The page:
Both signalling systems have a "Medium" aspect, Double Light systems also have a "Preliminary Medium" aspect. The "Medium" aspect can have two meanings, either advance caution, same as a UK Double Yellow, or to warn that the next signal is displaying a Turnout aspect. This resulted in Driver not knowing what the next signal was displaying. To alleviate this, the Turnout Repeater (JP) was introduced. Where a JP is fitted, if the JP is extinguished, the "Medium" is to be treated as an Advance Caution aspect - the next signal will show a "Caution" aspect. If the JP is illuminated, the signal ahead will show a Turnout aspect and the turnout will be set in the direction the JP is pointing.

Due to increased headways, many Sydney inner city signal are spaced closely together. As a result, it is possible for multiple consecutive "Medium" aspects to be displayed. These additional signals may also display a JP indication for the same Junction signal (IE: Multiple signals approaching a junction, all showing a JP indication for the same junction signal). The "Preliminary Medium" aspect was introduced to cut down on consecutive "Medium" aspects. A signal displaying a "Preliminary Medium" aspect may also show a JP for the junction signal which may be as far away as 3 signals away.

The first JP's to be installed were the same 5 lamp lunar white junction indicators as used in UK, commonly known as "feathers", "wands" or "Lunar lights". Most have since been replaced by banner indicators displaying a white line of LED's pointing 45° left or right, depending on which way the turnout ahead is set. Turnout Repeaters will not be shown in SimSig simulations.

'A' lights/plates

An Absolute signal may be augmented with a blue or white 'A' lamp mounted as the lowest indicator on the signal post (see below re Sydney underground signals). With the 'A' light extinguished, the signal is Absolute. With the 'A' light illuminated, the signal is Permissive. In the Sydney metropolitan area and at some regional locations, the 'A' light is used when a controlled signal has been placed in "Auto" mode.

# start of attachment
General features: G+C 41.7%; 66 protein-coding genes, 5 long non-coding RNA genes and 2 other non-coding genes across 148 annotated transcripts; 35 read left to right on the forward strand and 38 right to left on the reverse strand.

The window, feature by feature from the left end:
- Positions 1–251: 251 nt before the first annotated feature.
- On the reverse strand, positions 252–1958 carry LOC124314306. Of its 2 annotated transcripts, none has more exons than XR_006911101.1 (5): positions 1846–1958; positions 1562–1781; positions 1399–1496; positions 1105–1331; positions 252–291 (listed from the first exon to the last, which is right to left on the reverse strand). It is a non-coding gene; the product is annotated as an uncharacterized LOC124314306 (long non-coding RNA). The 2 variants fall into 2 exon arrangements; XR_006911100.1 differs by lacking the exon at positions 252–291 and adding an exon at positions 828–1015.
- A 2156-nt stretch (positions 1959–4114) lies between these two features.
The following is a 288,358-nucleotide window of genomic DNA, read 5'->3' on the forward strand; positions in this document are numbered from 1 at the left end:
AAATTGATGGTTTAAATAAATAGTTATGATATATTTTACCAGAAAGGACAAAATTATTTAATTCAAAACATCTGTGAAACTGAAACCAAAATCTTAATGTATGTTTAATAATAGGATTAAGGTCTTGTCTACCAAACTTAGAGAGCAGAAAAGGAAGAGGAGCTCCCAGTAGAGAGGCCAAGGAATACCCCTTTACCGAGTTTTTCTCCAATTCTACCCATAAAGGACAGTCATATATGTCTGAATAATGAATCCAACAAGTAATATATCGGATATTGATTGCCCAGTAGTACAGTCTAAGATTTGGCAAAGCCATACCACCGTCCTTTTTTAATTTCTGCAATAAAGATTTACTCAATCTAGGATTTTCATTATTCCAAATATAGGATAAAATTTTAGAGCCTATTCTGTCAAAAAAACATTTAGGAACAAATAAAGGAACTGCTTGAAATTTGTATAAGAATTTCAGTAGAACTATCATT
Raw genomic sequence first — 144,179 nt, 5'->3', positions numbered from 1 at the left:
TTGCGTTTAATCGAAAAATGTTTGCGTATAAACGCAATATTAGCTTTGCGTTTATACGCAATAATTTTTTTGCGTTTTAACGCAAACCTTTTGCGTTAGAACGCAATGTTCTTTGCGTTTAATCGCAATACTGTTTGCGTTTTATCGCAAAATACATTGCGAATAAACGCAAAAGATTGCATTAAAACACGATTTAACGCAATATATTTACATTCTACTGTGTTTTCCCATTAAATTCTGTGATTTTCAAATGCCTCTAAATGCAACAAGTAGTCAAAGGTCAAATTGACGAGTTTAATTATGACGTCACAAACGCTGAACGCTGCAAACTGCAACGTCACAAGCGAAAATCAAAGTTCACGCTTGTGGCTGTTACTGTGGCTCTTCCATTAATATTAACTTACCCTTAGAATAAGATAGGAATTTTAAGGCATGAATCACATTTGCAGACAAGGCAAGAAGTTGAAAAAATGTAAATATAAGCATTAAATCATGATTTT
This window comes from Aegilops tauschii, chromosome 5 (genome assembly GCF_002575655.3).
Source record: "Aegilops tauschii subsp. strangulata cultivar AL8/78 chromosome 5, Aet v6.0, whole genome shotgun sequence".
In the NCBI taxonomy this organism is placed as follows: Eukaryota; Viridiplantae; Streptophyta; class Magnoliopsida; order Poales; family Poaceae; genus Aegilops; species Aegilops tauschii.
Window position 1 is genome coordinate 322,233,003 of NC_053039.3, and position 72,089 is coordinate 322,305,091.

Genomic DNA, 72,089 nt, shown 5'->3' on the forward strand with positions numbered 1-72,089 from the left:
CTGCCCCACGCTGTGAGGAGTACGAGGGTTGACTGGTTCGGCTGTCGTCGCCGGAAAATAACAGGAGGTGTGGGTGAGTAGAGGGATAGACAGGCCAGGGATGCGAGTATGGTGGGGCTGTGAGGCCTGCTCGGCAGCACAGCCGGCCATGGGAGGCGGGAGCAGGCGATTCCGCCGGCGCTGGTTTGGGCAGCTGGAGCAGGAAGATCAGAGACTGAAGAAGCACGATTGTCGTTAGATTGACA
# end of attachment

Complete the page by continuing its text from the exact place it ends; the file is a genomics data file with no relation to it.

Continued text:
On the underground lines in Sydney, automatic (Permissive) signals are arranged like Absolute signals (IE: vertical) due to space limitations. Most of these signals have an 'A' plate mounted to the tunnel wall next to the signal. Tunnel signals with an 'A' light will have this indicator mounted on top of the signal. At most underground stations, the Automatic signal at the departure end of the platform is fitted with an 'A' light and has an 'E' Emergency Replacement function. When the Emergency Replacement function is activated, the signal is held at Stop and the 'A' light extinguishes, making the Stop aspect Absolute.

In regional areas, some (not all) automatic signals that protect Ground Frame released points may be dressed as an Absolute signal with an 'A' light. The 'A' light is normally lit and only extinguishes if the Ground Frame has been released or if the signal protects facing points and those points have lost detection. A signal with an illuminated 'A' light in SimSig will show a small cyan aspect in the lowest lamp.

Single Light Colour Light (SLCL)

So called because the signal may show a minimum of one single illuminated lamp. Signals are based on a single 3 lamp or LED searchlight signal head which can display red, yellow or green. These individual aspects have the same meaning as in UK but that is where the similarity ends. A pulsating Yellow aspect, called "Medium", bears the same meaning as a UK Double Yellow, but is also used to warn of a turnout ahead, similar to a UK Flashing Yellow (refer use of Turnout Repeaters, above). More details in the diagrams below. Like UK signals, SLCL signals are augmented with ancilliary lamps and indicators to provide further aspects and/or information.